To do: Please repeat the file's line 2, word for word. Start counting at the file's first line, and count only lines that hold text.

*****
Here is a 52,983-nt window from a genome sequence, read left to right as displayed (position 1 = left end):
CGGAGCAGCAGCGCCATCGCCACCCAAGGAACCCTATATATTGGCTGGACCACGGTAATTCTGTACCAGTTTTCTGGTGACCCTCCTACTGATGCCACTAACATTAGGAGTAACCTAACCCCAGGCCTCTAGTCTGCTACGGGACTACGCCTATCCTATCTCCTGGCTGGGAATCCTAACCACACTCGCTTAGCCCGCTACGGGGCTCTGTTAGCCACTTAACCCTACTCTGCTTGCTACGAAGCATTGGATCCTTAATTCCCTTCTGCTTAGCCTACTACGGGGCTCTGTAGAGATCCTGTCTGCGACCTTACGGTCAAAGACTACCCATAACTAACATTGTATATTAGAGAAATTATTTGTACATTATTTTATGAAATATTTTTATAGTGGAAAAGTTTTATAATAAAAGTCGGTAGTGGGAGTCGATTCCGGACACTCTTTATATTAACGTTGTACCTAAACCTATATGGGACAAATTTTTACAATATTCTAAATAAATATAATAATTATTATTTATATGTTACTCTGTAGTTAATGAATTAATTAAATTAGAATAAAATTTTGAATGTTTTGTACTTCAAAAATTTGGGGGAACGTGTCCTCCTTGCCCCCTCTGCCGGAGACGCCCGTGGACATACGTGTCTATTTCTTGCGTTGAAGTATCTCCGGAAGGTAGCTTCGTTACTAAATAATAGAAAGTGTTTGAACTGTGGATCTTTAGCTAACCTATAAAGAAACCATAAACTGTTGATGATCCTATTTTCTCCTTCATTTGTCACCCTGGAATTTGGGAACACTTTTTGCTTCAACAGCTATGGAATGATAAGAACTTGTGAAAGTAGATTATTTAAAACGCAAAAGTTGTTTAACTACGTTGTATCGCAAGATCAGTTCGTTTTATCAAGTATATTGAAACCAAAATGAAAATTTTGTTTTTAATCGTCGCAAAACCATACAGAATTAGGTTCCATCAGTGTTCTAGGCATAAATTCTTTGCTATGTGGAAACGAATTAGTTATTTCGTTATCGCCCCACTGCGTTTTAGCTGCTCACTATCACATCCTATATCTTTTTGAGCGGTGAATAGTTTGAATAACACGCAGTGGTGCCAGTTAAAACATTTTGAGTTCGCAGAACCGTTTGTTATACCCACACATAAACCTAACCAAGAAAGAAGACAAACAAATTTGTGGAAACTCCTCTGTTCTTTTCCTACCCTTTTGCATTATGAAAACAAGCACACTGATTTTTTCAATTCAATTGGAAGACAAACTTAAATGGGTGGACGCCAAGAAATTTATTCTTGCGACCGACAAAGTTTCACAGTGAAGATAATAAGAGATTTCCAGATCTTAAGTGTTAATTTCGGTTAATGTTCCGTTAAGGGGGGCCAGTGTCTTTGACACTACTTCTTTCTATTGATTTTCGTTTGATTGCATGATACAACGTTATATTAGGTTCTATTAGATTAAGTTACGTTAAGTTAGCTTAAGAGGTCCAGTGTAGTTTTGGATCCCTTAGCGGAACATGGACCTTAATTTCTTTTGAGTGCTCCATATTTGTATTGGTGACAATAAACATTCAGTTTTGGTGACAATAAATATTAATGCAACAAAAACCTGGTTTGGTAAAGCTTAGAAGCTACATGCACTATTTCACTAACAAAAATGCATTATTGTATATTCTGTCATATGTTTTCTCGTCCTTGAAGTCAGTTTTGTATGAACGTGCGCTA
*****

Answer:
CGGAGCAGCAGCGCCATCGCCACCCAAGGAACCCTATATATTGGCTGGACCACGGTAATTCTGTACCAGTTTTCTGGTGACCCTCCTACTGATGCCACTAACATTAGGAGTAACCTAACCCCAGGCCTCTAGTCTGCTACGGGACTACGCCTATCCTATCTCCTGGCTGGGAATCCTAACCACACTCGCTTAGCCCGCTACGGGGCTCTGTTAGCCACTTAACCCTACTCTGCTTGCTACGAAGCATTGGATCCTTAATTCCCTTCTGCTTAGCCTACTACGGGGCTCTGTAGAGATCCTGTCTGCGACCTTACGGTCAAAGACTACCCATAACTAACATTGTATATTAGAGAAATTATTTGTACATTATTTTATGAAATATTTTTATAGTGGAAAAGTTTTATAATAAAAGTCGGTAGTGGGAGTCGATTCCGGACACTCTTTATATTAACGTTGTACCTAAACCTATATGGGACAAATTTTTACAATATTCTAAATAAATATAATAATTATTATTTATATGTTACTCTGTAGTTAATGAATTAATTAAATTAGAATAAAATTTTGAATGTTTTGTACTTCAAAAATTTGGGGGAACGTGTCCTCCTTGCCCCCTCTGCCGGAGACGCCCGTGGACATACGTGTCTATTTCTTGCGTTGAAGTATCTCCGGAAGGTAGCTTCGTTACTAAATAATAGAAAGTGTTTGAACTGTGGATCTTTAGCTAACCTATAAAGAAACCATAAACTGTTGATGATCCTATTTTCTCCTTCATTTGTCACCCTGGAATTTGGGAACACTTTTTGCTTCAACAGCTATGGAATGATAAGAACTTGTGAAAGTAGATTATTTAAAACGCAAAAGTTGTTTAACTACGTTGTATCGCAAGATCAGTTCGTTTTATCAAGTATATTGAAACCAAAATGAAAATTTTGTTTTTAATCGTCGCAAAACCATACAGAATTAGGTTCCATCAGTGTTCTAGGCATAAATTCTTTGCTATGTGGAAACGAATTAGTTATTTCGTTATCGCCCCACTGCGTTTTAGCTGCTCACTATCACATCCTATATCTTTTTGAGCGGTGAATAGTTTGAATAACACGCAGTGGTGCCAGTTAAAACATTTTGAGTTCGCAGAACCGTTTGTTATACCCACACATAAACCTAACCAAGAAAGAAGACAAACAAATTTGTGGAAACTCCTCTGTTCTTTTCCTACCCTTTTGCATTATGAAAACAAGCACACTGATTTTTTCAATTCAATTGGAAGACAAACTTAAATGGGTGGACGCCAAGAAATTTATTCTTGCGACCGACAAAGTTTCACAGTGAAGATAATAAGAGATTTCCAGATCTTAAGTGTTAATTTCGGTTAATGTTCCGTTAAGGGGGGCCAGTGTCTTTGACACTACTTCTTTCTATTGATTTTCGTTTGATTGCATGATACAACGTTATATTAGGTTCTATTAGATTAAGTTACGTTAAGTTAGCTTAAGAGGTCCAGTGTAGTTTTGGATCCCTTAGCGGAACATGGACCTTAATTTCTTTTGAGTGCTCCATATTTGTATTGGTGACAATAAACATTCAGTTTTGGTGACAATAAATATTAATGCAACAAAAACCTGGTTTGGTAAAGCTTAGAAGCTACATGCACTATTTCACTAACAAAAATGCATTATTGTATATTCTGTCATATGTTTTCTCGTCCTTGAAGTCAGTTTTGTATGAACGTGCGCTA